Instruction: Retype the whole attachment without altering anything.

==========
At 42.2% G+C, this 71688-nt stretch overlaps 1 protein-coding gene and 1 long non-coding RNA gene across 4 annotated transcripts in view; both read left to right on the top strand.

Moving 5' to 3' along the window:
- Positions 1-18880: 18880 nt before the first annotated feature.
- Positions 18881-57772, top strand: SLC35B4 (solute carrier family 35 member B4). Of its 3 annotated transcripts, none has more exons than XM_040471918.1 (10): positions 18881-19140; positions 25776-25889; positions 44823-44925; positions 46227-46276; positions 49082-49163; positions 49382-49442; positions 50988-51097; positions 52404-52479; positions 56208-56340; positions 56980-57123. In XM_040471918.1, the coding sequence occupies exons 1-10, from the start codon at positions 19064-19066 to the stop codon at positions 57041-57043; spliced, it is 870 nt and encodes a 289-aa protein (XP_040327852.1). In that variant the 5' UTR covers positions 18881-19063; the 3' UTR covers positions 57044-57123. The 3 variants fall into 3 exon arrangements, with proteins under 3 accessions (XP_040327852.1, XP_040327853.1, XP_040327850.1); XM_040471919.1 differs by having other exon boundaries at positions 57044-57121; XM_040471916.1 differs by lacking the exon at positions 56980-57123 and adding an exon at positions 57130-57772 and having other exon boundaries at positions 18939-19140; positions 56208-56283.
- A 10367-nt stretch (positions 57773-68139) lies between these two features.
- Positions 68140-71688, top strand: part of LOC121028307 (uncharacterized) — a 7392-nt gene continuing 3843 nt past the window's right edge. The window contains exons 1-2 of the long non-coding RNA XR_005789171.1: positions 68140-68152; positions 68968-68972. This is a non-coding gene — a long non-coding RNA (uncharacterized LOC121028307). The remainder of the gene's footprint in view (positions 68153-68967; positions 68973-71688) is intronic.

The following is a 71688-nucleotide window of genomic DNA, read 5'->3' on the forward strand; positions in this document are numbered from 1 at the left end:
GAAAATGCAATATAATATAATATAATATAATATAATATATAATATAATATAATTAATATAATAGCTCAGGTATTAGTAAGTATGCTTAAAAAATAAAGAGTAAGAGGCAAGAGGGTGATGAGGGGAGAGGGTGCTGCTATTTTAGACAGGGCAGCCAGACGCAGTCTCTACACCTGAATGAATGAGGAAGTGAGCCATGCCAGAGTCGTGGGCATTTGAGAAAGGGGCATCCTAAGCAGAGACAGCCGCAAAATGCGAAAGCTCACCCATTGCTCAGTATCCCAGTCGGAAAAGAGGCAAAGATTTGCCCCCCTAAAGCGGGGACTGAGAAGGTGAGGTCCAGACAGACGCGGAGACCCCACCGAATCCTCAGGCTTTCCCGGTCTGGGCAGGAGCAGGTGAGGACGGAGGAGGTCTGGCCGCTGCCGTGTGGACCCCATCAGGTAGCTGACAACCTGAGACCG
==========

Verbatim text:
At 42.2% G+C, this 71688-nt stretch overlaps 1 protein-coding gene and 1 long non-coding RNA gene across 4 annotated transcripts in view; both read left to right on the top strand.

Moving 5' to 3' along the window:
- Positions 1-18880: 18880 nt before the first annotated feature.
- Positions 18881-57772, top strand: SLC35B4 (solute carrier family 35 member B4). Of its 3 annotated transcripts, none has more exons than XM_040471918.1 (10): positions 18881-19140; positions 25776-25889; positions 44823-44925; positions 46227-46276; positions 49082-49163; positions 49382-49442; positions 50988-51097; positions 52404-52479; positions 56208-56340; positions 56980-57123. In XM_040471918.1, the coding sequence occupies exons 1-10, from the start codon at positions 19064-19066 to the stop codon at positions 57041-57043; spliced, it is 870 nt and encodes a 289-aa protein (XP_040327852.1). In that variant the 5' UTR covers positions 18881-19063; the 3' UTR covers positions 57044-57123. The 3 variants fall into 3 exon arrangements, with proteins under 3 accessions (XP_040327852.1, XP_040327853.1, XP_040327850.1); XM_040471919.1 differs by having other exon boundaries at positions 57044-57121; XM_040471916.1 differs by lacking the exon at positions 56980-57123 and adding an exon at positions 57130-57772 and having other exon boundaries at positions 18939-19140; positions 56208-56283.
- A 10367-nt stretch (positions 57773-68139) lies between these two features.
- Positions 68140-71688, top strand: part of LOC121028307 (uncharacterized) — a 7392-nt gene continuing 3843 nt past the window's right edge. The window contains exons 1-2 of the long non-coding RNA XR_005789171.1: positions 68140-68152; positions 68968-68972. This is a non-coding gene — a long non-coding RNA (uncharacterized LOC121028307). The remainder of the gene's footprint in view (positions 68153-68967; positions 68973-71688) is intronic.

The following is a 71688-nucleotide window of genomic DNA, read 5'->3' on the forward strand; positions in this document are numbered from 1 at the left end:
GAAAATGCAATATAATATAATATAATATAATATAATATATAATATAATATAATTAATATAATAGCTCAGGTATTAGTAAGTATGCTTAAAAAATAAAGAGTAAGAGGCAAGAGGGTGATGAGGGGAGAGGGTGCTGCTATTTTAGACAGGGCAGCCAGACGCAGTCTCTACACCTGAATGAATGAGGAAGTGAGCCATGCCAGAGTCGTGGGCATTTGAGAAAGGGGCATCCTAAGCAGAGACAGCCGCAAAATGCGAAAGCTCACCCATTGCTCAGTATCCCAGTCGGAAAAGAGGCAAAGATTTGCCCCCCTAAAGCGGGGACTGAGAAGGTGAGGTCCAGACAGACGCGGAGACCCCACCGAATCCTCAGGCTTTCCCGGTCTGGGCAGGAGCAGGTGAGGACGGAGGAGGTCTGGCCGCTGCCGTGTGGACCCCATCAGGTAGCTGACAACCTGAGACCG